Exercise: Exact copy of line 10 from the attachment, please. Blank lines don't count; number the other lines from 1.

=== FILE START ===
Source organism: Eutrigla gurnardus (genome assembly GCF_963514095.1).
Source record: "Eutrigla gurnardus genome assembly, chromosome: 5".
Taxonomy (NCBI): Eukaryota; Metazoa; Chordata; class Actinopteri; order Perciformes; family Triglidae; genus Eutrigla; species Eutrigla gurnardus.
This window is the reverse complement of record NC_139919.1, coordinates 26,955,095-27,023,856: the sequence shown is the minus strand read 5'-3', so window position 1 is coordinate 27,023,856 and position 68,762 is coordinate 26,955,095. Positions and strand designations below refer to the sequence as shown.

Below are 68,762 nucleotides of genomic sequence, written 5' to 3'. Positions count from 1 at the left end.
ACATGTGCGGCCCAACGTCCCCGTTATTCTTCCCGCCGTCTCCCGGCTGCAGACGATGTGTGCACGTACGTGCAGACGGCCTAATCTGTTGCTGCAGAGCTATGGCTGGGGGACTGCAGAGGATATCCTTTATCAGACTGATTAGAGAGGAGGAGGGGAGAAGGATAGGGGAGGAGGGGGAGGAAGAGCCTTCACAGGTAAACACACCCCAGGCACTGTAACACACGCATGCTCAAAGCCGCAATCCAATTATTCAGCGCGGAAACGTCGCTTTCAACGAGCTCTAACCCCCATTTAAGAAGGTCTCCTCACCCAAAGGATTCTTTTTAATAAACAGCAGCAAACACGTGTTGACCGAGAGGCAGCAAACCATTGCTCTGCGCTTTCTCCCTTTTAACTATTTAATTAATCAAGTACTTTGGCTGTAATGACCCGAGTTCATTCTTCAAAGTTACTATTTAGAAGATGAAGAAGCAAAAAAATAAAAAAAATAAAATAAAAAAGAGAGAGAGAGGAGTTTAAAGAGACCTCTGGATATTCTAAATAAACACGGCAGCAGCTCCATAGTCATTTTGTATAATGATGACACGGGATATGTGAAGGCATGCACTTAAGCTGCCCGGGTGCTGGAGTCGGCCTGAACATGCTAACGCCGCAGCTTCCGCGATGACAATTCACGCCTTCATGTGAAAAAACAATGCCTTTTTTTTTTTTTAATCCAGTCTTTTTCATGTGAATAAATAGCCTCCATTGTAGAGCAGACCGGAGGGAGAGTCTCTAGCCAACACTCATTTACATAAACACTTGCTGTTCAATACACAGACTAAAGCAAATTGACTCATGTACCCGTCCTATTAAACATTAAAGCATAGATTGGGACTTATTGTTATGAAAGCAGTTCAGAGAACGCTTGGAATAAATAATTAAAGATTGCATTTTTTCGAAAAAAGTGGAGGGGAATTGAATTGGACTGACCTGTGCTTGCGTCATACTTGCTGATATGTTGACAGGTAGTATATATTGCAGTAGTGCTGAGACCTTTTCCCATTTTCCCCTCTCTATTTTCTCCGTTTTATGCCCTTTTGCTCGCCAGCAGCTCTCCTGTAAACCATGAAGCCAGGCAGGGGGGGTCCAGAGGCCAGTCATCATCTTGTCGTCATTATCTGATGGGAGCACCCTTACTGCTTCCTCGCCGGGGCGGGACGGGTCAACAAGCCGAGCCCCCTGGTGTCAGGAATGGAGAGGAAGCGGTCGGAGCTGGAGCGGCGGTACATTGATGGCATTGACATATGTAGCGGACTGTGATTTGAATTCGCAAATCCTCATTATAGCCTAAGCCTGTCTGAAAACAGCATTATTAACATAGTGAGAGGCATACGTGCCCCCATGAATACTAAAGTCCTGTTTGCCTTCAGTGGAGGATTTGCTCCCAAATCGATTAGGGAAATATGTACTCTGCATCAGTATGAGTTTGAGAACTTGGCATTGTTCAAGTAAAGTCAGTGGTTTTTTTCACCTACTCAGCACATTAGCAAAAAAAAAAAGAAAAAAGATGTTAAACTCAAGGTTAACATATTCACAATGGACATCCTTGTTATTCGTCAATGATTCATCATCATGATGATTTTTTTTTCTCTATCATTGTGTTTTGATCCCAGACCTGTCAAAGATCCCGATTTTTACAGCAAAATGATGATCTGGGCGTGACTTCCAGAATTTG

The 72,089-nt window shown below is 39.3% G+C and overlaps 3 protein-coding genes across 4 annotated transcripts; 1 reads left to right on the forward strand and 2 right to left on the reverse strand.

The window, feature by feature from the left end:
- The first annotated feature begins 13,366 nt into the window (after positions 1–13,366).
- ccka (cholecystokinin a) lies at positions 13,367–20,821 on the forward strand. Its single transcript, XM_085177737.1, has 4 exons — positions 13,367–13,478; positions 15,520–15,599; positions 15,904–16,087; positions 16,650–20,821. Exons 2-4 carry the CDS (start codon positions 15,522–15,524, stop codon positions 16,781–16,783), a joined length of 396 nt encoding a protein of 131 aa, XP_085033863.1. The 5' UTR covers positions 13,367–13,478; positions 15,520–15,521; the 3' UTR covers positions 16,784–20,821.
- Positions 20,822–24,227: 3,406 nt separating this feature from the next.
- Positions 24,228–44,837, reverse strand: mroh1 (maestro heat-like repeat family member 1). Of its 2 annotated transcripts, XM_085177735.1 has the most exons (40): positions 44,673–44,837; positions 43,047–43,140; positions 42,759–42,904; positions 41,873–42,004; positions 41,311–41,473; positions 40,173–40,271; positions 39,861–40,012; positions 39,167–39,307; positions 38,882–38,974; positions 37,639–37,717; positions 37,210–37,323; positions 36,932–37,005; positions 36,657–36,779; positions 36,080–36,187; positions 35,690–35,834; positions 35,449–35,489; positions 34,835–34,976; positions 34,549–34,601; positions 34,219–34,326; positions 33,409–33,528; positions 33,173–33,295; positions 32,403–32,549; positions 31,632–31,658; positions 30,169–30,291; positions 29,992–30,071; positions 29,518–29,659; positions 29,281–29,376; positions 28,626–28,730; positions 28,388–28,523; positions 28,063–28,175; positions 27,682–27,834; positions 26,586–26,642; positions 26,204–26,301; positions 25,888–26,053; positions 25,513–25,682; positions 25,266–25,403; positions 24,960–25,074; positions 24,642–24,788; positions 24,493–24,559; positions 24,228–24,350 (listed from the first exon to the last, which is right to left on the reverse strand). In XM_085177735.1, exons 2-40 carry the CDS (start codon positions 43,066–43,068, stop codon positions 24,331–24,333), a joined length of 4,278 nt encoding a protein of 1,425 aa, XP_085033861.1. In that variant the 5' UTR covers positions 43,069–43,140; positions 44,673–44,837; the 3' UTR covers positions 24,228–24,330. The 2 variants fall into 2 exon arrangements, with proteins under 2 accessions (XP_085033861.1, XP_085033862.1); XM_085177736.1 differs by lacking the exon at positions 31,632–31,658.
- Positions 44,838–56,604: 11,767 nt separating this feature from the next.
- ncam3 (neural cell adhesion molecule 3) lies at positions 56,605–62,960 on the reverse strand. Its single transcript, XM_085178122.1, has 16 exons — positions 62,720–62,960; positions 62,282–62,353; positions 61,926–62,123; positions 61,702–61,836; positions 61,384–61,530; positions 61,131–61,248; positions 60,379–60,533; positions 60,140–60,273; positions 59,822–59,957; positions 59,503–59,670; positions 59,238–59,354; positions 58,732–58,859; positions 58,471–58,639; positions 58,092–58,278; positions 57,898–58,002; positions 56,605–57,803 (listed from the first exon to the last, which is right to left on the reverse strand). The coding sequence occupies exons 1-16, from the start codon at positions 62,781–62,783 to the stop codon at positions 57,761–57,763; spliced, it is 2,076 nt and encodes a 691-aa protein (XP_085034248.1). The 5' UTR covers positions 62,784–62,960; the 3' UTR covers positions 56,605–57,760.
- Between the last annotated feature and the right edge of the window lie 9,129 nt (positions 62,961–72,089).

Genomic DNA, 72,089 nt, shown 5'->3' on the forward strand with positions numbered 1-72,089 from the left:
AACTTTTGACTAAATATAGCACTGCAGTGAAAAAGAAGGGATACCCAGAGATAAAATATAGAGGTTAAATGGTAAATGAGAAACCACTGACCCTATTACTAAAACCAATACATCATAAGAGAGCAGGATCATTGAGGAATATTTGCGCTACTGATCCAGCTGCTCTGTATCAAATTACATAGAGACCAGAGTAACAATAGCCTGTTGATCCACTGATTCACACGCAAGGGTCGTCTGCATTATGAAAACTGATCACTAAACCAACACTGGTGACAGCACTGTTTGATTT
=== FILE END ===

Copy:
- ccka (cholecystokinin a) lies at positions 13,367–20,821 on the forward strand. Its single transcript, XM_085177737.1, has 4 exons — positions 13,367–13,478; positions 15,520–15,599; positions 15,904–16,087; positions 16,650–20,821. Exons 2-4 carry the CDS (start codon positions 15,522–15,524, stop codon positions 16,781–16,783), a joined length of 396 nt encoding a protein of 131 aa, XP_085033863.1. The 5' UTR covers positions 13,367–13,478; positions 15,520–15,521; the 3' UTR covers positions 16,784–20,821.